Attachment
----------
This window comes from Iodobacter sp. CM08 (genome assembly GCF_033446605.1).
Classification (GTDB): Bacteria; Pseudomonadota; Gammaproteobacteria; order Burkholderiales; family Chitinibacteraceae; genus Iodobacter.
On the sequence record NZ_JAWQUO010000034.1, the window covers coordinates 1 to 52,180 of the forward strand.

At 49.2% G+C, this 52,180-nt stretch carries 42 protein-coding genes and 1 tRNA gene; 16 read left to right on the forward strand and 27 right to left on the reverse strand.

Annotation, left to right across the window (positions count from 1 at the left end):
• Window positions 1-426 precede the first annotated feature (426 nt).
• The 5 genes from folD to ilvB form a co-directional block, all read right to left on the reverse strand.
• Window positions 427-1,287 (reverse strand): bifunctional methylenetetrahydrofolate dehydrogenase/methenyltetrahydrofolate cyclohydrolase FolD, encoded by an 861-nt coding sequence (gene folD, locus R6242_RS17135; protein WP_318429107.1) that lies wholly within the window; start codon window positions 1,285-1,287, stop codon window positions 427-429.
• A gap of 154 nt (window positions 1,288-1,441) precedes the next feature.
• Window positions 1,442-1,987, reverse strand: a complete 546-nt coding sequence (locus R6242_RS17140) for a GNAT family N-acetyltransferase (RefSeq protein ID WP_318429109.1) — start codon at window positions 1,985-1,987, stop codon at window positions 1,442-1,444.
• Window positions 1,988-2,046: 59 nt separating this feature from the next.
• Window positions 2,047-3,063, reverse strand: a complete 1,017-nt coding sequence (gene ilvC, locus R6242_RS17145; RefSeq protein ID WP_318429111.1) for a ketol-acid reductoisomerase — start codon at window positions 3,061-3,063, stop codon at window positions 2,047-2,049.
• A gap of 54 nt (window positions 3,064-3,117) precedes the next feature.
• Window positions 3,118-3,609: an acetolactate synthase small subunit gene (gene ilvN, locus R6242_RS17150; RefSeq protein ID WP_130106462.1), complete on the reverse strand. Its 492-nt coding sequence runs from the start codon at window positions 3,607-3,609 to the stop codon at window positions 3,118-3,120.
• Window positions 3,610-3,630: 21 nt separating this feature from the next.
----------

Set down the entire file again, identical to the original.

This window comes from Iodobacter sp. CM08 (genome assembly GCF_033446605.1).
Classification (GTDB): Bacteria; Pseudomonadota; Gammaproteobacteria; order Burkholderiales; family Chitinibacteraceae; genus Iodobacter.
On the sequence record NZ_JAWQUO010000034.1, the window covers coordinates 1 to 52,180 of the forward strand.

At 49.2% G+C, this 52,180-nt stretch carries 42 protein-coding genes and 1 tRNA gene; 16 read left to right on the forward strand and 27 right to left on the reverse strand.

Annotation, left to right across the window (positions count from 1 at the left end):
• Window positions 1-426 precede the first annotated feature (426 nt).
• The 5 genes from folD to ilvB form a co-directional block, all read right to left on the reverse strand.
• Window positions 427-1,287 (reverse strand): bifunctional methylenetetrahydrofolate dehydrogenase/methenyltetrahydrofolate cyclohydrolase FolD, encoded by an 861-nt coding sequence (gene folD, locus R6242_RS17135; protein WP_318429107.1) that lies wholly within the window; start codon window positions 1,285-1,287, stop codon window positions 427-429.
• A gap of 154 nt (window positions 1,288-1,441) precedes the next feature.
• Window positions 1,442-1,987, reverse strand: a complete 546-nt coding sequence (locus R6242_RS17140) for a GNAT family N-acetyltransferase (RefSeq protein ID WP_318429109.1) — start codon at window positions 1,985-1,987, stop codon at window positions 1,442-1,444.
• Window positions 1,988-2,046: 59 nt separating this feature from the next.
• Window positions 2,047-3,063, reverse strand: a complete 1,017-nt coding sequence (gene ilvC, locus R6242_RS17145; RefSeq protein ID WP_318429111.1) for a ketol-acid reductoisomerase — start codon at window positions 3,061-3,063, stop codon at window positions 2,047-2,049.
• A gap of 54 nt (window positions 3,064-3,117) precedes the next feature.
• Window positions 3,118-3,609: an acetolactate synthase small subunit gene (gene ilvN, locus R6242_RS17150; RefSeq protein ID WP_130106462.1), complete on the reverse strand. Its 492-nt coding sequence runs from the start codon at window positions 3,607-3,609 to the stop codon at window positions 3,118-3,120.
• Window positions 3,610-3,630: 21 nt separating this feature from the next.